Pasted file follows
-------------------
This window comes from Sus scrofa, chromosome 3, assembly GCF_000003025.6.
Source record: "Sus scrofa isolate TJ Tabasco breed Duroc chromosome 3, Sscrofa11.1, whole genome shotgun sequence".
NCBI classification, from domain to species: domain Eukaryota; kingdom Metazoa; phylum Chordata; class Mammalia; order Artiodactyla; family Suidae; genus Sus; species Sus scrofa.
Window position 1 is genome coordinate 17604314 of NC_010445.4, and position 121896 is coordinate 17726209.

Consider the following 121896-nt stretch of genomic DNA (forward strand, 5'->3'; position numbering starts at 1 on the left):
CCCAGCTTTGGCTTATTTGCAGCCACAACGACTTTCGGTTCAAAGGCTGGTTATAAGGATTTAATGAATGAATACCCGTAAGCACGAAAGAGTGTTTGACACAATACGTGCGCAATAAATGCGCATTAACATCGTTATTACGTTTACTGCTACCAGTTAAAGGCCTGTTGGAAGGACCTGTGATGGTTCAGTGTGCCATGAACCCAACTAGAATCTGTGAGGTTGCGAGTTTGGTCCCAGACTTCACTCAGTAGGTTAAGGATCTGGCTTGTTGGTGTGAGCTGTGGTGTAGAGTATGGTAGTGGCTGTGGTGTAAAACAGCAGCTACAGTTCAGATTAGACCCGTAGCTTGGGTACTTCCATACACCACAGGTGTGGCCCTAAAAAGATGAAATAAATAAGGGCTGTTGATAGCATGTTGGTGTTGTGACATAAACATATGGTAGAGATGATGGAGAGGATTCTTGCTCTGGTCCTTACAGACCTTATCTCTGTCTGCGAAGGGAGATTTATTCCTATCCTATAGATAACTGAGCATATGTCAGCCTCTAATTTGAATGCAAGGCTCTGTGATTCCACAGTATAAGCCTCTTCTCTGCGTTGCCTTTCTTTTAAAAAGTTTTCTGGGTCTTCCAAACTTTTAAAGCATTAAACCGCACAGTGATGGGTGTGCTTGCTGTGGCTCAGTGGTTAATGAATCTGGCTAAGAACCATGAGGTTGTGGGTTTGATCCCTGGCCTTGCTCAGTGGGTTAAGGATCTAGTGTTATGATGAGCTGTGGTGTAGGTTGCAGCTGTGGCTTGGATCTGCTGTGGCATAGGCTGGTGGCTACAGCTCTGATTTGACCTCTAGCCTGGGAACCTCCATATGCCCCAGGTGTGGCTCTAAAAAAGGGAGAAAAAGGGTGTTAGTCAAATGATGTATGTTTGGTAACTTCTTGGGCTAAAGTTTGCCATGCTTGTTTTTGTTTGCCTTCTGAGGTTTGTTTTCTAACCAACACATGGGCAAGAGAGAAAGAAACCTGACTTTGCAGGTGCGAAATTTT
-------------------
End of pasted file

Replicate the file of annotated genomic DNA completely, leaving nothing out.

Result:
This window comes from Sus scrofa, chromosome 3, assembly GCF_000003025.6.
Source record: "Sus scrofa isolate TJ Tabasco breed Duroc chromosome 3, Sscrofa11.1, whole genome shotgun sequence".
NCBI classification, from domain to species: domain Eukaryota; kingdom Metazoa; phylum Chordata; class Mammalia; order Artiodactyla; family Suidae; genus Sus; species Sus scrofa.
Window position 1 is genome coordinate 17604314 of NC_010445.4, and position 121896 is coordinate 17726209.

Consider the following 121896-nt stretch of genomic DNA (forward strand, 5'->3'; position numbering starts at 1 on the left):
CCCAGCTTTGGCTTATTTGCAGCCACAACGACTTTCGGTTCAAAGGCTGGTTATAAGGATTTAATGAATGAATACCCGTAAGCACGAAAGAGTGTTTGACACAATACGTGCGCAATAAATGCGCATTAACATCGTTATTACGTTTACTGCTACCAGTTAAAGGCCTGTTGGAAGGACCTGTGATGGTTCAGTGTGCCATGAACCCAACTAGAATCTGTGAGGTTGCGAGTTTGGTCCCAGACTTCACTCAGTAGGTTAAGGATCTGGCTTGTTGGTGTGAGCTGTGGTGTAGAGTATGGTAGTGGCTGTGGTGTAAAACAGCAGCTACAGTTCAGATTAGACCCGTAGCTTGGGTACTTCCATACACCACAGGTGTGGCCCTAAAAAGATGAAATAAATAAGGGCTGTTGATAGCATGTTGGTGTTGTGACATAAACATATGGTAGAGATGATGGAGAGGATTCTTGCTCTGGTCCTTACAGACCTTATCTCTGTCTGCGAAGGGAGATTTATTCCTATCCTATAGATAACTGAGCATATGTCAGCCTCTAATTTGAATGCAAGGCTCTGTGATTCCACAGTATAAGCCTCTTCTCTGCGTTGCCTTTCTTTTAAAAAGTTTTCTGGGTCTTCCAAACTTTTAAAGCATTAAACCGCACAGTGATGGGTGTGCTTGCTGTGGCTCAGTGGTTAATGAATCTGGCTAAGAACCATGAGGTTGTGGGTTTGATCCCTGGCCTTGCTCAGTGGGTTAAGGATCTAGTGTTATGATGAGCTGTGGTGTAGGTTGCAGCTGTGGCTTGGATCTGCTGTGGCATAGGCTGGTGGCTACAGCTCTGATTTGACCTCTAGCCTGGGAACCTCCATATGCCCCAGGTGTGGCTCTAAAAAAGGGAGAAAAAGGGTGTTAGTCAAATGATGTATGTTTGGTAACTTCTTGGGCTAAAGTTTGCCATGCTTGTTTTTGTTTGCCTTCTGAGGTTTGTTTTCTAACCAACACATGGGCAAGAGAGAAAGAAACCTGACTTTGCAGGTGCGAAATTTT